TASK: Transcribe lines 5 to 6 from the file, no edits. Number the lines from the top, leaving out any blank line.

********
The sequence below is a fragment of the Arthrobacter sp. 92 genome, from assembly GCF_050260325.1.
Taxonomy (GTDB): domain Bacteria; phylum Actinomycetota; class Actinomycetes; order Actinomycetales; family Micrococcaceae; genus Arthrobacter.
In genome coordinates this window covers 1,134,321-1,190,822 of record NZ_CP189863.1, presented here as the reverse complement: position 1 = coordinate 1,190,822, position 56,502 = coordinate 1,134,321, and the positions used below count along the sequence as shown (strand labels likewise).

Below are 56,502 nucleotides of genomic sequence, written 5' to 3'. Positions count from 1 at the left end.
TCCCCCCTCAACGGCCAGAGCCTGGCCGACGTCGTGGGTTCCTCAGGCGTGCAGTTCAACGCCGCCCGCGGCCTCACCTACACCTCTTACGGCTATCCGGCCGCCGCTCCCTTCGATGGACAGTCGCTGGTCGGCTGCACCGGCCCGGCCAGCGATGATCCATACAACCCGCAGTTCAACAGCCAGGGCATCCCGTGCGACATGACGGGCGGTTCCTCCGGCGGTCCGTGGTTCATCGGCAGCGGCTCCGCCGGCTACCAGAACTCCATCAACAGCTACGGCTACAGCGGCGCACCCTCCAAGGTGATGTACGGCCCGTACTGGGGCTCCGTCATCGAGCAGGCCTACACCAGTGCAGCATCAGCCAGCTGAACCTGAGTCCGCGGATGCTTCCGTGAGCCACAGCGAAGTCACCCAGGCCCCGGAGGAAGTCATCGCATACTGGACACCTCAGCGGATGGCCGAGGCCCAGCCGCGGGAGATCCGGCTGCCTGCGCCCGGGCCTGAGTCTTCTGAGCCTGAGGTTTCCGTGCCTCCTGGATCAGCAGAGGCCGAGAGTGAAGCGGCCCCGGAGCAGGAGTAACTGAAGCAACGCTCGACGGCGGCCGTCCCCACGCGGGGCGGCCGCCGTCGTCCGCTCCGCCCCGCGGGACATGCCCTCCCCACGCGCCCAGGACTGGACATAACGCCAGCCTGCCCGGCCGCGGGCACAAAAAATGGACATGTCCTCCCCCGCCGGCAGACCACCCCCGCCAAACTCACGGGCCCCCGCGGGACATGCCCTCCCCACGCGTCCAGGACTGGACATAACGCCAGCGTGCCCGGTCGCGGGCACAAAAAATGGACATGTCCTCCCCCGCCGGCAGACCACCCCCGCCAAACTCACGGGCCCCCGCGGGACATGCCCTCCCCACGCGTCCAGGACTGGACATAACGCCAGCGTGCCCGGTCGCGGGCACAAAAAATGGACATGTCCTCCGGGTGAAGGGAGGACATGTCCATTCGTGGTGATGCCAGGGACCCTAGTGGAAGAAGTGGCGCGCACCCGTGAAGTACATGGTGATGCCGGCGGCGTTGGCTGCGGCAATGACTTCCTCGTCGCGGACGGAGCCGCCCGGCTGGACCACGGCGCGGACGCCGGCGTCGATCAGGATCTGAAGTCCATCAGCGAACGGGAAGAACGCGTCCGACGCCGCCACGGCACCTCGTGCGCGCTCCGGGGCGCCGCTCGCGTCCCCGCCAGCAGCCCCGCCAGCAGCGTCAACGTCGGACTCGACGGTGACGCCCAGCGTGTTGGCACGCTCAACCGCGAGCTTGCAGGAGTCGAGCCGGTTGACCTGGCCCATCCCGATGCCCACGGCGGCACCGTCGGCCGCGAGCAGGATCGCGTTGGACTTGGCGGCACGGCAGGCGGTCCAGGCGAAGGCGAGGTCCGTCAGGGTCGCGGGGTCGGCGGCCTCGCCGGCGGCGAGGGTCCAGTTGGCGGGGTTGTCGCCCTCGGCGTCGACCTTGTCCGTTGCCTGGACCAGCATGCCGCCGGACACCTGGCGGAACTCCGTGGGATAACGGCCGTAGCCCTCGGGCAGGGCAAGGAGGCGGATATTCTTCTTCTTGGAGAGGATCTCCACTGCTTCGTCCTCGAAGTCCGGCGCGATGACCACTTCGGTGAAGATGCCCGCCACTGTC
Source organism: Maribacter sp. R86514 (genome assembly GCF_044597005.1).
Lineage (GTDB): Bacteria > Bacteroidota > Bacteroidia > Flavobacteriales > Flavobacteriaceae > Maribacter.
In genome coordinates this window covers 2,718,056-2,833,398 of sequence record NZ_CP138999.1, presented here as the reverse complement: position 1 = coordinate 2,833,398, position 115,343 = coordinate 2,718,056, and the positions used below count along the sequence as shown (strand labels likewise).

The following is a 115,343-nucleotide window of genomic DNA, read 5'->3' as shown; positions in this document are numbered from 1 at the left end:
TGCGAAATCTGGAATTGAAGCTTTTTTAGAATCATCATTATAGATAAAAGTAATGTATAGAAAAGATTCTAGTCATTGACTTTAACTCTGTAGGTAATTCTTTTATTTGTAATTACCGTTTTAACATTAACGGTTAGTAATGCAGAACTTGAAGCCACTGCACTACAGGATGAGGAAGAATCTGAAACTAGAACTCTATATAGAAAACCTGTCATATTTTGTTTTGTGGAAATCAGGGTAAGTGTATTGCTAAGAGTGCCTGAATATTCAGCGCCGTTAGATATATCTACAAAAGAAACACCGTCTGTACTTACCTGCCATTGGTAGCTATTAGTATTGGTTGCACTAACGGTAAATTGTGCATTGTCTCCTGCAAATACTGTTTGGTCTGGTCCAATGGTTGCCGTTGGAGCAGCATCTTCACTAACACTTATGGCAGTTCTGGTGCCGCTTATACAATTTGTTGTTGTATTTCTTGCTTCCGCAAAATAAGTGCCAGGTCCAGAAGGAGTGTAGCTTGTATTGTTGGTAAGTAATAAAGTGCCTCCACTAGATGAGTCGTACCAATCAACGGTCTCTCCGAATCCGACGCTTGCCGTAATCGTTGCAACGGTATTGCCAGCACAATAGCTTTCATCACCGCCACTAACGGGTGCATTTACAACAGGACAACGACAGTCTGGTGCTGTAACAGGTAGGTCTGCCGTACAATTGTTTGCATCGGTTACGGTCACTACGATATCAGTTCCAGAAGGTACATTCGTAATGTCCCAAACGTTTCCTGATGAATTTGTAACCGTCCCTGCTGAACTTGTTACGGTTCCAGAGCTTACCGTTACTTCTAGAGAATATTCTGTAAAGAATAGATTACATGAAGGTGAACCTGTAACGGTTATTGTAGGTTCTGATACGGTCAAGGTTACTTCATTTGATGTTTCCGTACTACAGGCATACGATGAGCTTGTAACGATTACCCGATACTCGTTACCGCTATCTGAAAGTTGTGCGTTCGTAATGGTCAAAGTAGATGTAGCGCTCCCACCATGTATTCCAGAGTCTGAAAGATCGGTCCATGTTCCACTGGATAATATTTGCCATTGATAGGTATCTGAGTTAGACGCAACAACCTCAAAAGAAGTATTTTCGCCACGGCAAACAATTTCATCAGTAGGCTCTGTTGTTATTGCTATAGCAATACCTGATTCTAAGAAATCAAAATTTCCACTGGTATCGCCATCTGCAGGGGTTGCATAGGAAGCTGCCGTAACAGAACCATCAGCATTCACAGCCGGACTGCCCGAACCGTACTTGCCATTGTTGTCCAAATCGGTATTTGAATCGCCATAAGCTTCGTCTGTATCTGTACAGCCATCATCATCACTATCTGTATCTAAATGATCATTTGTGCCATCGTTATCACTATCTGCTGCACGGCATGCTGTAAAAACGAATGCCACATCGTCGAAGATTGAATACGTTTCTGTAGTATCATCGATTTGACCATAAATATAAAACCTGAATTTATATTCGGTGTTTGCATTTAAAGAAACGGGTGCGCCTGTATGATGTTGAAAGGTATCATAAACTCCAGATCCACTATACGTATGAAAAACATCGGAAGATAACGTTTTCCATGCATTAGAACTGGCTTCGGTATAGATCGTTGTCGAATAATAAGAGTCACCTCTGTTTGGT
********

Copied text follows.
TCCCCCCTCAACGGCCAGAGCCTGGCCGACGTCGTGGGTTCCTCAGGCGTGCAGTTCAACGCCGCCCGCGGCCTCACCTACACCTCTTACGGCTATCCGGCCGCCGCTCCCTTCGATGGACAGTCGCTGGTCGGCTGCACCGGCCCGGCCAGCGATGATCCATACAACCCGCAGTTCAACAGCCAGGGCATCCCGTGCGACATGACGGGCGGTTCCTCCGGCGGTCCGTGGTTCATCGGCAGCGGCTCCGCCGGCTACCAGAACTCCATCAACAGCTACGGCTACAGCGGCGCACCCTCCAAGGTGATGTACGGCCCGTACTGGGGCTCCGTCATCGAGCAGGCCTACACCAGTGCAGCATCAGCCAGCTGAACCTGAGTCCGCGGATGCTTCCGTGAGCCACAGCGAAGTCACCCAGGCCCCGGAGGAAGTCATCGCATACTGGACACCTCAGCGGATGGCCGAGGCCCAGCCGCGGGAGATCCGGCTGCCTGCGCCCGGGCCTGAGTCTTCTGAGCCTGAGGTTTCCGTGCCTCCTGGATCAGCAGAGGCCGAGAGTGAAGCGGCCCCGGAGCAGGAGTAACTGAAGCAACGCTCGACGGCGGCCGTCCCCACGCGGGGCGGCCGCCGTCGTCCGCTCCGCCCCGCGGGACATGCCCTCCCCACGCGCCCAGGACTGGACATAACGCCAGCCTGCCCGGCCGCGGGCACAAAAAATGGACATGTCCTCCCCCGCCGGCAGACCACCCCCGCCAAACTCACGGGCCCCCGCGGGACATGCCCTCCCCACGCGTCCAGGACTGGACATAACGCCAGCGTGCCCGGTCGCGGGCACAAAAAATGGACATGTCCTCCCCCGCCGGCAGACCACCCCCGCCAAACTCACGGGCCCCCGCGGGACATGCCCTCCCCACGCGTCCAGGACTGGACATAACGCCAGCGTGCCCGGTCGCGGGCACAAAAAATGGACATGTCCTCCGGGTGAAGGGAGGACATGTCCATTCGTGGTGATGCCAGGGACCCTAGTGGAAGAAGTGGCGCGCACCCGTGAAGTACATGGTGATGCCGGCGGCGTTGGCTGCGGCAATGACTTCCTCGTCGCGGACGGAGCCGCCCGGCTGGACCACGGCGCGGACGCCGGCGTCGATCAGGATCTGAAGTCCATCAGCGAACGGGAAGAACGCGTCCGACGCCGCCACGGCACCTCGTGCGCGCTCCGGGGCGCCGCTCGCGTCCCCGCCAGCAGCCCCGCCAGCAGCGTCAACGTCGGACTCGACGGTGACGCCCAGCGTGTTGGCACGCTCAACCGCGAGCTTGCAGGAGTCGAGCCGGTTGACCTGGCCCATCCCGATGCCCACGGCGGCACCGTCGGCCGCGAGCAGGATCGCGTTGGACTTGGCGGCACGGCAGGCGGTCCAGGCGAAGGCGAGGTCCGTCAGGGTCGCGGGGTCGGCGGCCTCGCCGGCGGCGAGGGTCCAGTTGGCGGGGTTGTCGCCCTCGGCGTCGACCTTGTCCGTTGCCTGGACCAGCATGCCGCCGGACACCTGGCGGAACTCCGTGGGATAACGGCCGTAGCCCTCGGGCAGGGCAAGGAGGCGGATATTCTTCTTCTTGGAGAGGATCTCCACTGCTTCGTCCTCGAAGTCCGGCGCGATGACCACTTCGGTGAAGATGCCCGCCACTGTC
Source organism: Maribacter sp. R86514 (genome assembly GCF_044597005.1).